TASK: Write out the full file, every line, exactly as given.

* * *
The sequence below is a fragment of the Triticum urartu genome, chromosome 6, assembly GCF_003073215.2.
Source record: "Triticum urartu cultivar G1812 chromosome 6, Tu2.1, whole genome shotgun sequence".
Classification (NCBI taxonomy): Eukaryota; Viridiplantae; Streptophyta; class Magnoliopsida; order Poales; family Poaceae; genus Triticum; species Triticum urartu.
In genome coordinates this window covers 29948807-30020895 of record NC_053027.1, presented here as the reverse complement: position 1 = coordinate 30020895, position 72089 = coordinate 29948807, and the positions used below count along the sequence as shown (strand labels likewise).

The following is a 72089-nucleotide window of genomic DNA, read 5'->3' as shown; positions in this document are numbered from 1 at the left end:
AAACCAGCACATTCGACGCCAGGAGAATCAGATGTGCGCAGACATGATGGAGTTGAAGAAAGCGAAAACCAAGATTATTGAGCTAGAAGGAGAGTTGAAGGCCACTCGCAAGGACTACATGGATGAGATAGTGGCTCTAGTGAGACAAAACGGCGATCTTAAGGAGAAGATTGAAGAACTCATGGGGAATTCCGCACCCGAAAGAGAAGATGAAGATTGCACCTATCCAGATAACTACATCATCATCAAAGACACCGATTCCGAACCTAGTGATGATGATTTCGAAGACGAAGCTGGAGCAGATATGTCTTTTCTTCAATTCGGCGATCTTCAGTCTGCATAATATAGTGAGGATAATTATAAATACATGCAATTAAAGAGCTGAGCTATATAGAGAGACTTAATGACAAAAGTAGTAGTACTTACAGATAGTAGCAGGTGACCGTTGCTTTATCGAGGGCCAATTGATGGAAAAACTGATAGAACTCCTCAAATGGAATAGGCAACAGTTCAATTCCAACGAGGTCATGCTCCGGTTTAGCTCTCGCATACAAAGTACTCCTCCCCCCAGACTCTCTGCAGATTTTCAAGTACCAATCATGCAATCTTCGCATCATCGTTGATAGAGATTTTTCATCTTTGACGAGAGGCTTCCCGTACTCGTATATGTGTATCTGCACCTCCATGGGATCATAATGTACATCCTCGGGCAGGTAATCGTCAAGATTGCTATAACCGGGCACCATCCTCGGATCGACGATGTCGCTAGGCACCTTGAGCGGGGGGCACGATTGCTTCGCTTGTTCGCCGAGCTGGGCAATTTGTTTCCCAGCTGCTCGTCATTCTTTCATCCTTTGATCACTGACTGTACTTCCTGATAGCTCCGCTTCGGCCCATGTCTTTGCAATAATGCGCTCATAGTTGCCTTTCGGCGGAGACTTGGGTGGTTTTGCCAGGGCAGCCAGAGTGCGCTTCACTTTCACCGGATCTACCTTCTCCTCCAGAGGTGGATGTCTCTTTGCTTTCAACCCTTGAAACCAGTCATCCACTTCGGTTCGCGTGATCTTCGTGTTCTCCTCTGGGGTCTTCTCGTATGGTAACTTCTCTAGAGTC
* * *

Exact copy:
The sequence below is a fragment of the Triticum urartu genome, chromosome 6, assembly GCF_003073215.2.
Source record: "Triticum urartu cultivar G1812 chromosome 6, Tu2.1, whole genome shotgun sequence".
Classification (NCBI taxonomy): Eukaryota; Viridiplantae; Streptophyta; class Magnoliopsida; order Poales; family Poaceae; genus Triticum; species Triticum urartu.
In genome coordinates this window covers 29948807-30020895 of record NC_053027.1, presented here as the reverse complement: position 1 = coordinate 30020895, position 72089 = coordinate 29948807, and the positions used below count along the sequence as shown (strand labels likewise).

The following is a 72089-nucleotide window of genomic DNA, read 5'->3' as shown; positions in this document are numbered from 1 at the left end:
AAACCAGCACATTCGACGCCAGGAGAATCAGATGTGCGCAGACATGATGGAGTTGAAGAAAGCGAAAACCAAGATTATTGAGCTAGAAGGAGAGTTGAAGGCCACTCGCAAGGACTACATGGATGAGATAGTGGCTCTAGTGAGACAAAACGGCGATCTTAAGGAGAAGATTGAAGAACTCATGGGGAATTCCGCACCCGAAAGAGAAGATGAAGATTGCACCTATCCAGATAACTACATCATCATCAAAGACACCGATTCCGAACCTAGTGATGATGATTTCGAAGACGAAGCTGGAGCAGATATGTCTTTTCTTCAATTCGGCGATCTTCAGTCTGCATAATATAGTGAGGATAATTATAAATACATGCAATTAAAGAGCTGAGCTATATAGAGAGACTTAATGACAAAAGTAGTAGTACTTACAGATAGTAGCAGGTGACCGTTGCTTTATCGAGGGCCAATTGATGGAAAAACTGATAGAACTCCTCAAATGGAATAGGCAACAGTTCAATTCCAACGAGGTCATGCTCCGGTTTAGCTCTCGCATACAAAGTACTCCTCCCCCCAGACTCTCTGCAGATTTTCAAGTACCAATCATGCAATCTTCGCATCATCGTTGATAGAGATTTTTCATCTTTGACGAGAGGCTTCCCGTACTCGTATATGTGTATCTGCACCTCCATGGGATCATAATGTACATCCTCGGGCAGGTAATCGTCAAGATTGCTATAACCGGGCACCATCCTCGGATCGACGATGTCGCTAGGCACCTTGAGCGGGGGGCACGATTGCTTCGCTTGTTCGCCGAGCTGGGCAATTTGTTTCCCAGCTGCTCGTCATTCTTTCATCCTTTGATCACTGACTGTACTTCCTGATAGCTCCGCTTCGGCCCATGTCTTTGCAATAATGCGCTCATAGTTGCCTTTCGGCGGAGACTTGGGTGGTTTTGCCAGGGCAGCCAGAGTGCGCTTCACTTTCACCGGATCTACCTTCTCCTCCAGAGGTGGATGTCTCTTTGCTTTCAACCCTTGAAACCAGTCATCCACTTCGGTTCGCGTGATCTTCGTGTTCTCCTCTGGGGTCTTCTCGTATGGTAACTTCTCTAGAGTC